Near Becket in Berkshire County, Massachusetts — The American Northeast (New England)
A Monument to the Automotive Age
"A Monument to the Automobile Age
This section of Route 20 was built to bypass “Jacob's Ladder,” the steep and difficult hill for which the Trail was named. On September 10, 1910, hundreds of spectators and auto club members came from all over the Northeast to celebrate the new road. A "rough slab of native stone from the old Calvin Morey homestead" the site of the cairn – had been set as a monument to the opening of the road. In an article dated September 25, 1910, the Boston Globe reported, "Around this boulder were stones which were brought from all parts of the world. A bit of a stone from the Blarney Castle, amethyst from Mexico, Chester granite, Lee marble and Longmeadow brownstone were packed about the boulder."
In 1930, the dry-laid structure was moved across the street, and in 1946 it was moved to its present site and set in mortar. From old postcards and photographs, one can see that the stones have been relocated over time, and some have been lost (such as the sculptural capstone, top left). As another example, notice the changed locations of the stone inscribed with the eagle and letter
Jacob's Ladder Trail has evolved over many centuries
Sections of the Jacob's Ladder Trail began as Native American footpaths. In the late 1700s, European settlers developed a supply and travel route connecting Boston to Albany and "the West.” When the modern road was opened in 1910, it was renowned as the first automobile mountain crossing in the country, reaching an elevation of 1,775 feet (540 meters) at this location. The Map below shows the original and current routes of this section of the Jacob's Ladder Trail. The Legendary "Jacob's Ladder" was a steep section of the road that "killed a man a week,” according to local lore. The muddy conditions, numerous ditches, and steep slopes were indeed dangerous and daunting for turn-of-the-century travelers. The new route bypassed the steepest part of Morey Hill, as shown on the map.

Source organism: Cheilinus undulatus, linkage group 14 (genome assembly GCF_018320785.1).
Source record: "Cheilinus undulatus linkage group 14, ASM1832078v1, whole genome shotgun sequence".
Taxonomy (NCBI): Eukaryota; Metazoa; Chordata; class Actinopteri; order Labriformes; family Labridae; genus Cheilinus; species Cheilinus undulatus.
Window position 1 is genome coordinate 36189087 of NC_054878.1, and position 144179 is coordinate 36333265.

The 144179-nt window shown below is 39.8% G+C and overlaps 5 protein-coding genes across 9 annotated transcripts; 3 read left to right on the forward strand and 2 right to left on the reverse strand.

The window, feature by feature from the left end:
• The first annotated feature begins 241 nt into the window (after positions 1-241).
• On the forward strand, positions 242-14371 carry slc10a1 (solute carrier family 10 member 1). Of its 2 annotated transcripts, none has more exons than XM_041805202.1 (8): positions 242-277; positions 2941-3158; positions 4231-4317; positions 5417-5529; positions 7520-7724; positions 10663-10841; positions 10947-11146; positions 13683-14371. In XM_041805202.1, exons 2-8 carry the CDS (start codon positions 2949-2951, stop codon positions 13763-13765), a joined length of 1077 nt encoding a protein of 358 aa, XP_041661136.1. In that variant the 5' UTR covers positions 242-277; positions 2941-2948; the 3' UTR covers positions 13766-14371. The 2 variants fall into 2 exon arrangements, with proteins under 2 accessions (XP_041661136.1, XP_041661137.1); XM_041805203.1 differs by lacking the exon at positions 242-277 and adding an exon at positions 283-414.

A stopping place for travelers
About 1915 the Phelps family built a viewing tower, gas station and souvenir shop on the summit of the hill, just west of the present cairn site. The Summit House, shown below, was built in 1926 to accommodate a restaurant, gift shop, and lodging. It was sold in 1946 and operated as a restaurant (the "Deer Inn") until 1986.
Erected by Jacob's Ladder Trail Scenic Byway, Inc., Pioneer Valley Planning Commission, Berkshire Regional Planning Commission, MassDOT, and the US DOT, Federal Highway Administration.
Topics. This historical marker is listed in this topic list: Roads & Vehicles. A significant historical date for this entry is September 10, 1910.
Location. 42° 15.521′ N, 73° 5.151′ W. Marker is near Becket, Massachusetts, in Berkshire County. Marker is at the intersection of Jacobs Ladder Road (U.S. 20) and Johnson Road, on the right when traveling west on Jacobs Ladder Road. Touch for map. Marker is in this post office area: Becket MA 01223, United States of America. Touch for directions.
Other nearby markers. At least 8 other markers are within 5 miles of this marker, measured as the crow flies. First Congregational Church (approx. 4.4 miles away); Otis Veterans Monument (approx. 4.4 miles away); Town of Becket Veterans Memorial (approx. 5 miles away); Town of Becket World War II Memorial (approx. 5 miles away); Town of Becket World War Memorial (approx. 5 miles away); Town of Becket Korea and Vietnam Memorial (approx. 5 miles away); Monroe E. Ballou (approx. 5 miles away); Railroad (approx. 5 miles away). Touch for a list and map of all markers in Becket.
Credits. This page was last revised on September 2, 2020. It was originally submitted on August 30, 2020, by Steve Stoessel of Niskayuna, New York. This page has been viewed 215 times since then and 55 times this year. Photos: 1, 2. submitted on August 30, 2020, by Steve Stoessel of Niskayuna, New York. • Michael Herrick was the editor who published this page.